Latin American Journal of Aquatic Research, 42 (5) November 2014
Trophic interactions in northern Chile upwelling ecosystem, year 1997.
A food web model is constructed to describe predator-prey interactions, community structure and trophic flows in northern Chile upwelling ecosystem (18°20’S, 24°S), for the year 1997. The model is built using the Ecopath with Ecosim software version 6.4, and encompasses 21 functional groups, ranging from primary producers (phytoplankton) to top predators (birds and marine mammals), the principal fishing resources and the fishery. Input parameters required to build the model were gathered from specialized literature, grey literature and our own estimates. The results indicated that the total biomass (BT) was estimated at 624.7 ton km-2. The combined biomass of small pelagic fish represented 26% of BT, while the combined biomass of demersal fish represented only 0.1% of BT. These results highlight the importance of pelagic fish in this system. Predation mortality resulted to be the main source of mortality. Nevertheless, fishing mortality was important in anchovy, mackerel, common dolphinfish and jack mackerel. The mean trophic level of the fishery was estimated as 3.7, with landings sustained mainly by anchovy. Primary production required to sustain the landings (PPR) was estimated at 7.5% of calculated total net primary production, which is lower than PPR estimates in other upwelling ecosystems. The average trophic transfer efficiency was 18%, which is in the range (10-20%) informed for marine ecosystems. Results indicate that in 1997 the northern Chile marine ecosystem was characterized for being a system far from maturity, dominated in terms of biomass and flows by the pelagic realm.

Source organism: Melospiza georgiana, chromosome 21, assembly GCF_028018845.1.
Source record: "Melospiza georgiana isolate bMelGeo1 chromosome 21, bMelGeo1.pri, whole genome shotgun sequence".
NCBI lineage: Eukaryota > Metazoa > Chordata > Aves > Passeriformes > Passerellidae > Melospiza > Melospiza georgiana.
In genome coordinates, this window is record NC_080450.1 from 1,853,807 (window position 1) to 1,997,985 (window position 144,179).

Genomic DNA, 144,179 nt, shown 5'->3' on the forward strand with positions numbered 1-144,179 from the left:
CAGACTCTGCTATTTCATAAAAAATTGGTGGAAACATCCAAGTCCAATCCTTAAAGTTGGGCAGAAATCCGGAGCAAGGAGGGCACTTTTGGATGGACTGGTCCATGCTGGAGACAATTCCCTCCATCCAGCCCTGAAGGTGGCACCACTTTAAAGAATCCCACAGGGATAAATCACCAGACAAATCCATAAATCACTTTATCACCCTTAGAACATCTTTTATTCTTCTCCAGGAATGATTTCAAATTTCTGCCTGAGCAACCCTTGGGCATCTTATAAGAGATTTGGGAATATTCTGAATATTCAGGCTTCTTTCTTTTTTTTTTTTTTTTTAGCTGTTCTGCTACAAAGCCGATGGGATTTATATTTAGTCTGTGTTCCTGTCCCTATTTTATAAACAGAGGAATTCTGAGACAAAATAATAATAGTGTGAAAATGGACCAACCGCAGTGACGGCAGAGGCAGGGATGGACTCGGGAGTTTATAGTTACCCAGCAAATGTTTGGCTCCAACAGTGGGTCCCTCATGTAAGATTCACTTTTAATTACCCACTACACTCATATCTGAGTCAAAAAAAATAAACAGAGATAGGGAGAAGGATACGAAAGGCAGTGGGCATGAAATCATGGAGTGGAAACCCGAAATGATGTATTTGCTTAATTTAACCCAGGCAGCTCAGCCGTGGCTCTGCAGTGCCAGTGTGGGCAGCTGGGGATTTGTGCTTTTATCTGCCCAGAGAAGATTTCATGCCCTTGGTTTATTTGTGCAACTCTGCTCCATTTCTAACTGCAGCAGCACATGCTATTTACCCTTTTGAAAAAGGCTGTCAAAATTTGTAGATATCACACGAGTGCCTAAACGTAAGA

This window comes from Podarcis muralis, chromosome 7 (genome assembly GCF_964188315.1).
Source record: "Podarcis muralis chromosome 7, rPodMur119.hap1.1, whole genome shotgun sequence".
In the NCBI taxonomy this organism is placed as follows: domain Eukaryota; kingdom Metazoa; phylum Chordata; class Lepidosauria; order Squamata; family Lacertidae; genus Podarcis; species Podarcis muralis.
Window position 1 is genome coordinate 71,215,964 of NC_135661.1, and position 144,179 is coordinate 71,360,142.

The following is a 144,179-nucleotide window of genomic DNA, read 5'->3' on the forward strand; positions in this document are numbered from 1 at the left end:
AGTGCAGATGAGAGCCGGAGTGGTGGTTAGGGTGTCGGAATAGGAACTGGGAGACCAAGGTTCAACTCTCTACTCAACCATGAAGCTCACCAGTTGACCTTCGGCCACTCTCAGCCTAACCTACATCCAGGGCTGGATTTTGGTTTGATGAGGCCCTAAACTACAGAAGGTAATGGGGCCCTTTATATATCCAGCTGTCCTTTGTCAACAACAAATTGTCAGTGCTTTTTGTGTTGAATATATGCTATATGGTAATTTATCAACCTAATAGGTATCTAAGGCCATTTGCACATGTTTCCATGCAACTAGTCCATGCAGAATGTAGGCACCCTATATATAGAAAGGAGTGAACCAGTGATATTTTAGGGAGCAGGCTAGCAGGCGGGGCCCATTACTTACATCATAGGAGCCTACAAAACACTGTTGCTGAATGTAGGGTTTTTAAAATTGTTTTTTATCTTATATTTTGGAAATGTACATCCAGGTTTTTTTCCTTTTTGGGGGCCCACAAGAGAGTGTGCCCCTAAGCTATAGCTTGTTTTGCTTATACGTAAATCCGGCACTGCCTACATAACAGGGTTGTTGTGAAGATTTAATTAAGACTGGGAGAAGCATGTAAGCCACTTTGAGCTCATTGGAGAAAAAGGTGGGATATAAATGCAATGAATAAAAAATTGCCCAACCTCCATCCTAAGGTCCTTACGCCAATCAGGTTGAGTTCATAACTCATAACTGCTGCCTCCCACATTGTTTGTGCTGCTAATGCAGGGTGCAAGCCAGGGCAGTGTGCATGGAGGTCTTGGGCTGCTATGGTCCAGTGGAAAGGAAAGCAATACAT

Author: Mónica E. Barros, Sergio Neira & Hugo Arancibia

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